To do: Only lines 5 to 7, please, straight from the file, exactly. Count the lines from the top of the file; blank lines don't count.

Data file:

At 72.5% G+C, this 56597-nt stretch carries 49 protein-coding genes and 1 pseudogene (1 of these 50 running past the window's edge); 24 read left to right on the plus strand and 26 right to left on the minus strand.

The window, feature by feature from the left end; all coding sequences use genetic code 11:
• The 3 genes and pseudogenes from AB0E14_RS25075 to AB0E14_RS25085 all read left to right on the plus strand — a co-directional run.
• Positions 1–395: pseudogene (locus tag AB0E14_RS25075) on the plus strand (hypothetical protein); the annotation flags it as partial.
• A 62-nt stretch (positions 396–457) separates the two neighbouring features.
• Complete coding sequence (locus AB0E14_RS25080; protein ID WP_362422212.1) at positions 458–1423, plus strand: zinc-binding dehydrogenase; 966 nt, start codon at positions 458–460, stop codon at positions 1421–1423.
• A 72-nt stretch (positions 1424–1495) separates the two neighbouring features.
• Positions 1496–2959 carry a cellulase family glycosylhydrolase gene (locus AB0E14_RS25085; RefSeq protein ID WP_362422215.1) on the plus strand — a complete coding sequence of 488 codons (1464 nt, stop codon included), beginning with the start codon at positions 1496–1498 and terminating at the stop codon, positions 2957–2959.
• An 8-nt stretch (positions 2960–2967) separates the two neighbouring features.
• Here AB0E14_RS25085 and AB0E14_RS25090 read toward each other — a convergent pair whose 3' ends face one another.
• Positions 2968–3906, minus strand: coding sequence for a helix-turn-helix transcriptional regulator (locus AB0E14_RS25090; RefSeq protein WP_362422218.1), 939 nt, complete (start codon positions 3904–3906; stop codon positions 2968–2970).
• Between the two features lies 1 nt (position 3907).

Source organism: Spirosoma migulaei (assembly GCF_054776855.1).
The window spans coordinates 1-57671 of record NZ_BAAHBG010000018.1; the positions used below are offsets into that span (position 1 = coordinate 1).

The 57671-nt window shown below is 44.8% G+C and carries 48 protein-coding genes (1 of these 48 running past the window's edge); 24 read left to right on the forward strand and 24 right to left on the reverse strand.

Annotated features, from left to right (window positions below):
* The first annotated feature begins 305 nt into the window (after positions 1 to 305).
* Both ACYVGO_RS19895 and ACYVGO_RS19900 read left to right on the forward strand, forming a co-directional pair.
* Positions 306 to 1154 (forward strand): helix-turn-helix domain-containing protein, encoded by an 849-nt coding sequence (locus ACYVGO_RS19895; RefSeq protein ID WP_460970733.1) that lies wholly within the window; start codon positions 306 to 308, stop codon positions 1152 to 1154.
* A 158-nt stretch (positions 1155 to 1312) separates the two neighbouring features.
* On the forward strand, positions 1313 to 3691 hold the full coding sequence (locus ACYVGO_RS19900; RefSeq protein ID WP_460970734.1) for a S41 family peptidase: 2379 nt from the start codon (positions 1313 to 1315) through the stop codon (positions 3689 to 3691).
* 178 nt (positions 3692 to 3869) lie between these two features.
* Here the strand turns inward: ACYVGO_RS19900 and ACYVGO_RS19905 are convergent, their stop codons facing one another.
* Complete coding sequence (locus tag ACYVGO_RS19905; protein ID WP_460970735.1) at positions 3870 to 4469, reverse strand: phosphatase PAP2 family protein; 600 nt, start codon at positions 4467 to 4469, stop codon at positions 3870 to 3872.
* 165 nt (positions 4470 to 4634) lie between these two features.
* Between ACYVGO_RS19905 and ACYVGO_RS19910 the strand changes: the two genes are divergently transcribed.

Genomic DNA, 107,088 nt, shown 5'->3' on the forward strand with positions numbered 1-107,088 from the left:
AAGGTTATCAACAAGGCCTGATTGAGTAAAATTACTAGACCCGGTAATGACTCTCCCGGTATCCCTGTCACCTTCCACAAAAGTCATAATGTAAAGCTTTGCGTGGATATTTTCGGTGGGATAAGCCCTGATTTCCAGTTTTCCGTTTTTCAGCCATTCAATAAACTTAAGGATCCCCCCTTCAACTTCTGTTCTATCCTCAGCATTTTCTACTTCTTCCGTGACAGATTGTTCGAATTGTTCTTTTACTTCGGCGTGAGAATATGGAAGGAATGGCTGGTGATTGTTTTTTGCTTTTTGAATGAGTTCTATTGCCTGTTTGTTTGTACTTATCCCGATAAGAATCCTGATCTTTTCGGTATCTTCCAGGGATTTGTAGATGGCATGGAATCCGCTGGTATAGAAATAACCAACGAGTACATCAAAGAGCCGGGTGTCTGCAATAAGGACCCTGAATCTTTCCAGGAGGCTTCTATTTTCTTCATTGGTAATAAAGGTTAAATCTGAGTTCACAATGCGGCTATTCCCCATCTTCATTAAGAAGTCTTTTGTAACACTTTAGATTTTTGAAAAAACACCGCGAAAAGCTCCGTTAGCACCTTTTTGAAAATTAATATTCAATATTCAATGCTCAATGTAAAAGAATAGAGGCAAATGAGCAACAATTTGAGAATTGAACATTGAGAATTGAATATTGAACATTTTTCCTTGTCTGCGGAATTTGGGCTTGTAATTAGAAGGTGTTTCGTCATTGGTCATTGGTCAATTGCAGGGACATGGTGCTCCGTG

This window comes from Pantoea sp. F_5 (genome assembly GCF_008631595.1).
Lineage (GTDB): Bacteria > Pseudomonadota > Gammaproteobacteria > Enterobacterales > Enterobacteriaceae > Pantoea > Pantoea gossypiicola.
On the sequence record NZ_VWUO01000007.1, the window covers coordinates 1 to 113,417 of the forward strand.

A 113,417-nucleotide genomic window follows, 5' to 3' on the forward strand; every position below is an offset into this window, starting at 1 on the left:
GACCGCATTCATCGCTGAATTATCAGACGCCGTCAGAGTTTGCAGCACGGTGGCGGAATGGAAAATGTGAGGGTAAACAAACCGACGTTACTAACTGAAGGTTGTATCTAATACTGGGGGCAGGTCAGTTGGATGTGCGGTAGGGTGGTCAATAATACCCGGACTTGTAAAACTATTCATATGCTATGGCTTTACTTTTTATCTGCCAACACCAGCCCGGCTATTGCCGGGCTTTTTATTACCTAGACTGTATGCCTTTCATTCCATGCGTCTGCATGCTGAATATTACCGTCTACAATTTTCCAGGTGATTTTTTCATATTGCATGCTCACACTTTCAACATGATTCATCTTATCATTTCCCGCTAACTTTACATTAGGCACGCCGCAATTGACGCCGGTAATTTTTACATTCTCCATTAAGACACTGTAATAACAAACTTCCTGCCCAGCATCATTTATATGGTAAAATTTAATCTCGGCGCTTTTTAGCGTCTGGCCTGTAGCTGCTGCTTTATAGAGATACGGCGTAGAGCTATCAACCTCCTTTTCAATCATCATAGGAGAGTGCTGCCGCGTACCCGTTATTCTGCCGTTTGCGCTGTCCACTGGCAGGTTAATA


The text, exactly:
• A 62-nt stretch (positions 396–457) separates the two neighbouring features.
• Complete coding sequence (locus AB0E14_RS25080; protein ID WP_362422212.1) at positions 458–1423, plus strand: zinc-binding dehydrogenase; 966 nt, start codon at positions 458–460, stop codon at positions 1421–1423.
• A 72-nt stretch (positions 1424–1495) separates the two neighbouring features.